THE AMAZON CANNIBALS
As the internet giant prepares to gobble up the remit of retailers, do brands need to fear they are next on the menu?
Amazon is throwing a small party for consumer brands this month. What’s for dinner? Retailers.
Some of the world’s biggest brands have been invited to Amazon’s Seattle headquarters to hear about how they should start shipping products directly to online shoppers and bypass chains such as Walmart, Target and Costco.
Executives from General Mills, Mondelez International and other packaged-goods companies will attend the three-day gathering. They will tour an Amazon fulfilment centre – 21st-century stores? – and hear a presentation from worldwide consumer chief Jeff Wilke, who reports directly to Jeff Bezos.
This is an interesting time for Bezos to declare war on retailers in such an open way. As we all know, retail is in meltdown. A sample headline I read this week: “Retail sales plummet at fastest quarterly rate since 2010.”
In the UK, retail is hurting due to Brexit pushing down the pound and pushing up the cost of stuff you can buy – all the while wages are stagnating.
In the US, there is the same stagnation of middleclass wages, and there are too many stores, plus young people are spending less money on stuff and more on experiences. Footfall to the big malls has dried up. As a result, there were nine retail bankruptcies in the first quarter of 2017 – that’s more than the whole of 2016. Grim stuff.
But retail stores are just the beginning. Amazon has decided that this is the perfect time to effectively team up
with billions of price-conscious consumers not only to attack retail stores but to destroy the very notion of brand value on which much of retail is built.
The benefit of brands is that, in return for a price premium, they guarantee the product they sell will be of a consistent quality. This saves consumers the time of researching which product is best. Brands then leverage their products with packaging, shelf space, in-store promotions, marketing, partnership with retailers and so on.
Except Amazon now wants to change all that. It can use algorithms, user reviews and sheer scale to hollow out that benefit and kill the price premium that brands command – and give it back to the cash-strapped consumer.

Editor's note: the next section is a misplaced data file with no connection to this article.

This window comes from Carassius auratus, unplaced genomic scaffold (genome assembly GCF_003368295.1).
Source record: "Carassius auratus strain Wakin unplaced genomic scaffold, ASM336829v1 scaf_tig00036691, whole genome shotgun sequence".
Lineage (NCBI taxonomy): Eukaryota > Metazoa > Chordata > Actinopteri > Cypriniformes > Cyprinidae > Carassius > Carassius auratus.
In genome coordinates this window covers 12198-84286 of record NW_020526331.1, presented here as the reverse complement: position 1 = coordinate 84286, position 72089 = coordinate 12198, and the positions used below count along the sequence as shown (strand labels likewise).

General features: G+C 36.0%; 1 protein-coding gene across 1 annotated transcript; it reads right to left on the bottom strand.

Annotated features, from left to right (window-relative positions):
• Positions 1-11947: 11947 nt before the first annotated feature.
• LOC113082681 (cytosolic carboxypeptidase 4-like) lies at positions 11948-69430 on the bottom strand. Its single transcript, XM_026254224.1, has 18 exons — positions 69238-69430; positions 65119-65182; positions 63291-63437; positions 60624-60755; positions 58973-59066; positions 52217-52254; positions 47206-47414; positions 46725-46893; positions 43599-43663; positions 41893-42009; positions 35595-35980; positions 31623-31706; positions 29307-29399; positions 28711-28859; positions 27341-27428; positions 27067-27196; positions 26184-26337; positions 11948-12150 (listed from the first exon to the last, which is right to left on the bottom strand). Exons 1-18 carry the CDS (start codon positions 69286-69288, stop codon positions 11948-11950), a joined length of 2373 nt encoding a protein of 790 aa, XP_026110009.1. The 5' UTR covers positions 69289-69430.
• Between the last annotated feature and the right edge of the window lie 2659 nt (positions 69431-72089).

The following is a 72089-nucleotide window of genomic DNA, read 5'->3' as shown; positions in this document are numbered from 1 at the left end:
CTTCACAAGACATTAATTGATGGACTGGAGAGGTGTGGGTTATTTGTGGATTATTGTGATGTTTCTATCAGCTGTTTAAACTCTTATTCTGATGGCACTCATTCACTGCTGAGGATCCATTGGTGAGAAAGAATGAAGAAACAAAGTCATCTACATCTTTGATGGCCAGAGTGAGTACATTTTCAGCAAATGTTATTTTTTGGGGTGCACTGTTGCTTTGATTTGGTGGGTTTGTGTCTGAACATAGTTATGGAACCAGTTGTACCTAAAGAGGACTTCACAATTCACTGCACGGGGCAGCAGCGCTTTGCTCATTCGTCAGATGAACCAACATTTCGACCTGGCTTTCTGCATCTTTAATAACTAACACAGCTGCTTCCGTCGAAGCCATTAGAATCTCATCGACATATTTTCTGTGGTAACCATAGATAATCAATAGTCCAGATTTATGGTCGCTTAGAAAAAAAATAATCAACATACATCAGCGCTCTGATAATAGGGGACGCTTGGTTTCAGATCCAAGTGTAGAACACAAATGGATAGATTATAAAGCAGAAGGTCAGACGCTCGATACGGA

According to Itamar Simonson and Emanuel
Rosen, authors of Absolute Value: What Really Influences Customers in the Age of (Nearly)
Perfect Information: “Brands now have a reduced role as a quality signal. Brand equity is not as valuable as it used to be.” Put another way, why rely on brands when you can use Tripadvisor or Google to figure out which hotel to stay in?
A nightmarish vision of the future in which brands mean nothing is already available. It’s called voice and it has been popular in the US. Amazon’s Alexa is a frictionless, brand-less way to order products to your home.
In case you don’t get the hint, Amazon is already discounting its own Amazonbasics label on Alexa and, in the case of batteries, does not even offer non-amazon brands.
Are brands finished? No. Hot brands and great deals will always attract the algorithm – whether it is Amazon’s or Google’s.
But, as critics have pointed out, merely good brands and merely good deals will be ignored by the all-powerful search and aggregation engines and, with them, a billion consumers.
Can Amazon be stopped before it hollows out the entire retail sector? Will it face regulation – or even be broken up – before it does the kind of damage to retail that Facebook has already done to public discourse? If you are a brand or a retailer, it’s worth staying tuned.
“A nightmarish vision of the future in which brands mean nothing is already available. Amazon’s Alexa is a frictionless, brand-less way to order products”